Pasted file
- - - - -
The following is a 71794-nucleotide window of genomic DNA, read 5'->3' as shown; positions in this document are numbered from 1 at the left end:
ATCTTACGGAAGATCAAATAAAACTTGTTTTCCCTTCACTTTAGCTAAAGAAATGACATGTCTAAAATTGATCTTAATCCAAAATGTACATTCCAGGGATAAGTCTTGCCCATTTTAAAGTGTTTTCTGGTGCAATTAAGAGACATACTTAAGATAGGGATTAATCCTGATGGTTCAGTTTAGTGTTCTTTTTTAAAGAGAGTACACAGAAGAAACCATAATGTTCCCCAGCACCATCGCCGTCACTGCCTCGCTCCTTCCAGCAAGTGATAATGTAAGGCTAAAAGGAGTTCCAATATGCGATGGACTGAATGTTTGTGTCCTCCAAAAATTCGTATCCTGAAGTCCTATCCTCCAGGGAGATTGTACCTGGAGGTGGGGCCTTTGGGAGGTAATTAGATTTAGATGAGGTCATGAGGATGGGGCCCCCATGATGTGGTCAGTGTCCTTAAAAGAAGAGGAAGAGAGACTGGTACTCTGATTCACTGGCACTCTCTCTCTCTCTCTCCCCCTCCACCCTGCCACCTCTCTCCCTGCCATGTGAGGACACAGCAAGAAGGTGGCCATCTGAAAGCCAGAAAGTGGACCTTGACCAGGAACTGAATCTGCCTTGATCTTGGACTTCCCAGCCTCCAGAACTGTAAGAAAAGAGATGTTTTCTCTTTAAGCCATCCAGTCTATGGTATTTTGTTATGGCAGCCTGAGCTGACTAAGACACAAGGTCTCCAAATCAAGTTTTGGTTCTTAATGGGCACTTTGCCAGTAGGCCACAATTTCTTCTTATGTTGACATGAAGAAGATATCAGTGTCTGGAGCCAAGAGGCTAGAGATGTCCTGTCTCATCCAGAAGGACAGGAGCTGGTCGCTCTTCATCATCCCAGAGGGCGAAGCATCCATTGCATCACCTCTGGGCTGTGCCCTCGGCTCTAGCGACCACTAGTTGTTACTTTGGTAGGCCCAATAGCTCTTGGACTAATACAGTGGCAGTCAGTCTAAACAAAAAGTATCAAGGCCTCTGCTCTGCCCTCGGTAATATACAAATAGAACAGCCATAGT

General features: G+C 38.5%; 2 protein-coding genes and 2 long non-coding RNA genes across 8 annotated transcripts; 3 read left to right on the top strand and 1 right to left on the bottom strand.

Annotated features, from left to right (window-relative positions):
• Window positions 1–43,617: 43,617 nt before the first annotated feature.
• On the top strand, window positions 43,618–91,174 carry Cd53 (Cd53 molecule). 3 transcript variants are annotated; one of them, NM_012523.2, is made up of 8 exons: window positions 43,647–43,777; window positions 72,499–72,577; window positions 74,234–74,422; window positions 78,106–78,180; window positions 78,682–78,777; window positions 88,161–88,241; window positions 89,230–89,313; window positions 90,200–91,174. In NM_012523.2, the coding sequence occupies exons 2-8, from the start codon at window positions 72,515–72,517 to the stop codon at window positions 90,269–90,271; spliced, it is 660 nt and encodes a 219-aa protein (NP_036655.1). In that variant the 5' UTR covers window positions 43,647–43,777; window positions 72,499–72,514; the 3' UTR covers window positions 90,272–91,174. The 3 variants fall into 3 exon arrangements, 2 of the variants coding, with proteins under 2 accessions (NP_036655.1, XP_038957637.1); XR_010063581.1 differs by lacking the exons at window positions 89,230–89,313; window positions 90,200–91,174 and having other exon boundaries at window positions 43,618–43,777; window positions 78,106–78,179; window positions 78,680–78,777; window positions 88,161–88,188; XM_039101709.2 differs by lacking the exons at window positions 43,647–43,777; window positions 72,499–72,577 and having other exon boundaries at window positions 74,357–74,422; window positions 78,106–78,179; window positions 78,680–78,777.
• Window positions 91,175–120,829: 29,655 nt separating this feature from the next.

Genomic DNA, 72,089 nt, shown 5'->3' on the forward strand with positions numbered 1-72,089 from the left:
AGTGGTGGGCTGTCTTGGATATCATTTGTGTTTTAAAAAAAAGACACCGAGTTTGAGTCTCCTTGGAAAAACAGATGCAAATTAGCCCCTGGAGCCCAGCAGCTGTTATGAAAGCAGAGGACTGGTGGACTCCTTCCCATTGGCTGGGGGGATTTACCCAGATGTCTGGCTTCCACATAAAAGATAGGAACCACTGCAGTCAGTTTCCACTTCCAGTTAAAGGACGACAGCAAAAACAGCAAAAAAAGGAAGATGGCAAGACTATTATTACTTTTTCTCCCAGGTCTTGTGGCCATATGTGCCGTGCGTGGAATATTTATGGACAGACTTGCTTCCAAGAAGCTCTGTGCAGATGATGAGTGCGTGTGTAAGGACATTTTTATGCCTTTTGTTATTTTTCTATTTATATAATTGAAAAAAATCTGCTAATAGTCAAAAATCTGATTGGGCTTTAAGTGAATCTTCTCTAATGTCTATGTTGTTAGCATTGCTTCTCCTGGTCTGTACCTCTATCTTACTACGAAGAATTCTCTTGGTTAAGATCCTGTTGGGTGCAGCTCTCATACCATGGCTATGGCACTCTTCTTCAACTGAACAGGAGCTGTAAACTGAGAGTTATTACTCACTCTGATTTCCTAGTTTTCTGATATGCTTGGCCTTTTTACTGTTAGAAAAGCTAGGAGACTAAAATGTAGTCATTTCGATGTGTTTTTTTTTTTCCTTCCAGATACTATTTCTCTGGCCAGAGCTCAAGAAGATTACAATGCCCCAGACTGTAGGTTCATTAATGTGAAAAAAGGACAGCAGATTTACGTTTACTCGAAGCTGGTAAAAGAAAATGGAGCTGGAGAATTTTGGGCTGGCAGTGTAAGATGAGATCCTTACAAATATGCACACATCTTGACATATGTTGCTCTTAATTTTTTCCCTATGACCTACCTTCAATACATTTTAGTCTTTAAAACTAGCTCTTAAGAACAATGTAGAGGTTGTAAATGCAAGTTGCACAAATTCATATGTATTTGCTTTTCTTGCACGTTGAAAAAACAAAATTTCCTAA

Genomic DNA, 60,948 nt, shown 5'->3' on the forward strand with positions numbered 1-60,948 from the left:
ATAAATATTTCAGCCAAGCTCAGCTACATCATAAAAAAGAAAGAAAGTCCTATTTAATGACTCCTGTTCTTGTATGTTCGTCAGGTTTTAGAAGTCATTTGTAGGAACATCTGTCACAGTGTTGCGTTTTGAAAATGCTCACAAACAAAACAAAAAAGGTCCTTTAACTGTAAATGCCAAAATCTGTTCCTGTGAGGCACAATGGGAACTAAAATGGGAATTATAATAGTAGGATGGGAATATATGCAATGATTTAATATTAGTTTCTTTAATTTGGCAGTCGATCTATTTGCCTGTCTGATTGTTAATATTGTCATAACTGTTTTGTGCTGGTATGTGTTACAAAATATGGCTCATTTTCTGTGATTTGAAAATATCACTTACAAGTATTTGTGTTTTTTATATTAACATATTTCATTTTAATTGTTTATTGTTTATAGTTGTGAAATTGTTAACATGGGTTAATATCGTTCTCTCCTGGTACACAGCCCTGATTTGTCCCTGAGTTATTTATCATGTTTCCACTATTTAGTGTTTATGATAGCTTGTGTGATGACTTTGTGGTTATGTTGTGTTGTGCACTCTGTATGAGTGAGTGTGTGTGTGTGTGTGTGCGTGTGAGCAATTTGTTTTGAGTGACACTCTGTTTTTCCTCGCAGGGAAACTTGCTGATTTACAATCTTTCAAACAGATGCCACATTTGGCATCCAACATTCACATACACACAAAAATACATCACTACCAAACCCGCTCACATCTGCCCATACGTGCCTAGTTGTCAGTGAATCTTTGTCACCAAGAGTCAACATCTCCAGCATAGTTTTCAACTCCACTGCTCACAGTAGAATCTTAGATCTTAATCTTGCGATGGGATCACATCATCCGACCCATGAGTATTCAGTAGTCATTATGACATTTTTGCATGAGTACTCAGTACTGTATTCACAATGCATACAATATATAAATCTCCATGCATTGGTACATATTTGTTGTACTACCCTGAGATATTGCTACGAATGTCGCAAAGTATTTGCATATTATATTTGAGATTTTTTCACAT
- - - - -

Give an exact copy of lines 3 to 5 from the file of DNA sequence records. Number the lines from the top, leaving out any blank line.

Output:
General features: G+C 38.5%; 2 protein-coding genes and 2 long non-coding RNA genes across 8 annotated transcripts; 3 read left to right on the top strand and 1 right to left on the bottom strand.

Annotated features, from left to right (window-relative positions):
• Window positions 1–43,617: 43,617 nt before the first annotated feature.